Recently, the European Commission launched a huge program on the recycling of plastics: The Circular Plastics Alliance, where more than 100 private and public supporters from the whole plastic value chain signed a pledge to increase the amount of recycled plastic by 150 % until 2025.
One of the five priority targets is focusing on investments in research and development, especially on recycling aspects. This alliance is reflecting the importance of a proper recovery of raw materials out of disposed waste for the generation of new products. In textile industry, especially in the apparel industry about 97 % are virgin feedstocks with 55 % being man made polyesters (PES) and 27 % being cotton (CO). The products are mainly blended textiles composed of CO or PES, giving the garment stability, with a certain amount of elastan (EL) for wearing comfort. High performance polymers like aramid or polyamide imid are also processed as blends. 12 % of the feedstocks are lost during production as post-industrial-waste (PIW) in terms of offcuts and most of the disposed post-consumer-waste (PCW) is “thermally recycled” (incinerated) or “mechanically recycled” (transferred into washing cloths etc. of minor quality), leading to a total loss of the used products with no closed-loop recycling that would lead to new feedstocks for textile industry.
Challenges for the industry
Polymer recovery by recycling with green solvents like ionic liquids (IL), deep eutectic solvents (DES) or common biobased solvents (BBS) exhibiting similar properties to IL and DES has the potential to recover the feedstock disposed in PIW or PCW. IL, DES and certain BBS exhibit low vapor pressure, thermal stability and low combustion potential (no necessity of deduction or explosion protection) as well as unique solubilization properties.
Moreover DES are generally non-toxic, biodegradable and easy to prepare, leading to very low expenditures on raw material. The mentioned solvents are able to dissolve different kinds of polymers at different conditions. A stepwise solubilization of blended textiles enables the separation of the blends and leads to pure polymers either as solids or in different solutions. These can directly be used as new feedstocks for fiber spinning, leading to a closed recycling loop for textile industry. Where harsh conditions at the stepwise solubilization process are necessary finally leading to degraded polymers in a grade too low for direct spinning, these polymers can be extruded and used as raw material in plastic industry, generating an open recycling loop.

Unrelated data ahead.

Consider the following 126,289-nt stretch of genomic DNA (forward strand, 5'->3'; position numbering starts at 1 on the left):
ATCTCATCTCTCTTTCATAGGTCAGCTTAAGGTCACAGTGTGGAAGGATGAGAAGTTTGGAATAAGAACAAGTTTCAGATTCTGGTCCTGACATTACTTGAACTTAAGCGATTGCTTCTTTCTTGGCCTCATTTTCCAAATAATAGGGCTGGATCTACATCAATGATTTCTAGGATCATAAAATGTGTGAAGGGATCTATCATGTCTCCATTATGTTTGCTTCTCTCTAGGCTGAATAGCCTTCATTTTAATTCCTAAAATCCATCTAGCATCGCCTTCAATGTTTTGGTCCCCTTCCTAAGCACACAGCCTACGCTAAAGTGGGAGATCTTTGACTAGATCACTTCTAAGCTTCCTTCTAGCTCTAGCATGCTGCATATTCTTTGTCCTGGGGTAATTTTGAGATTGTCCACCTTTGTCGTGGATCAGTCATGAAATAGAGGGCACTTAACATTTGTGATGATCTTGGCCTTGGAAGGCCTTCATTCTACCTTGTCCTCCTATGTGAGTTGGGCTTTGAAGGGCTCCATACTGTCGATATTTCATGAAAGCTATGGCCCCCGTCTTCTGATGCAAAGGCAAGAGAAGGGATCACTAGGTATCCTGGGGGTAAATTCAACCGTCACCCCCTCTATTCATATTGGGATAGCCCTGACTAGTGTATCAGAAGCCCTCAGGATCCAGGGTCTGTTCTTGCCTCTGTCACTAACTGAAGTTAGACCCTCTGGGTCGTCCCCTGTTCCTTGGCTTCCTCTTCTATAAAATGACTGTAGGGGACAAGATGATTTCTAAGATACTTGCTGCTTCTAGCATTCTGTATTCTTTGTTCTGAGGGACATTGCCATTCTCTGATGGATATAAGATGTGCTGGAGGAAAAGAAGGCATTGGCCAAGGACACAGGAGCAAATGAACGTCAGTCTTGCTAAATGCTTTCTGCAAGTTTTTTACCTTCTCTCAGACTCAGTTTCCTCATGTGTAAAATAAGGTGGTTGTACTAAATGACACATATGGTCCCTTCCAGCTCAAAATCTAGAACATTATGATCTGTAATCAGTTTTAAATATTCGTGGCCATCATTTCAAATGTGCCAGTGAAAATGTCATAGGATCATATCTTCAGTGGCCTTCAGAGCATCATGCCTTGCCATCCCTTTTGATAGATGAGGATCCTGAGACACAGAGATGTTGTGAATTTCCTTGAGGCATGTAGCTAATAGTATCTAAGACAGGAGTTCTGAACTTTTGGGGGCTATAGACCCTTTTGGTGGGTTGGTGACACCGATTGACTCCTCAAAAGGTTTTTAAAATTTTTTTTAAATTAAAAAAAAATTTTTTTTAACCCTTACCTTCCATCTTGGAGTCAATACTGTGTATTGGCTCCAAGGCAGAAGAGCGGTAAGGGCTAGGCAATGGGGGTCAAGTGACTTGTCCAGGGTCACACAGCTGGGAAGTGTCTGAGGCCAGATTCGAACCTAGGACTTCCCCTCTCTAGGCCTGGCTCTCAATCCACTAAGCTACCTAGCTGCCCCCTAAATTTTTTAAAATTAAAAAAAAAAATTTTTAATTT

By recovering and direct spinning of high performance polymers like aramides, the utilization of toxic or corrosive solvents like the commonly used sulfuric acid can be avoided, generating an economically and ecologically valuable approach.
Solutions of ReMixT
The ReMixT project aims at developing and optimizing a process for polymer recovering and reuse, used as feedstocks in the textile industry, from common PIW and PCW.
We will focus on the treatment and stepwise solubilization and separation of polymers that are typically used (1) as high performance polymers (PIW and PCW collected by factories) and (2) as blended textiles, commonly used in the home textile and apparel and protective clothes industries (PIW as off-cuts and collected PCW) with a subsequent generation of new products by wet- and melt-spinning of new fibers, as well as the reinforcement of polymers into plastics by extrusion.
Pre-experiments already demonstrated the practicability of this approach:
A stepwise solubilization of CO and EL leading to pure polymers in IL and BBS solutions, as well as the solubilization of different high performance polymers has repeatedly been accomplished in laboratory scale.
At the end of this research project there will be an economically relevant and eco-friendly process with low expenditures on raw materials that can easily be established in recycling companies.
Isabel De Schrijver
R&D manager Plastic characterisation, processing & recycling
Robbe De Bisschop
Researcher "Plastic Characterisation, Processing & Recycling"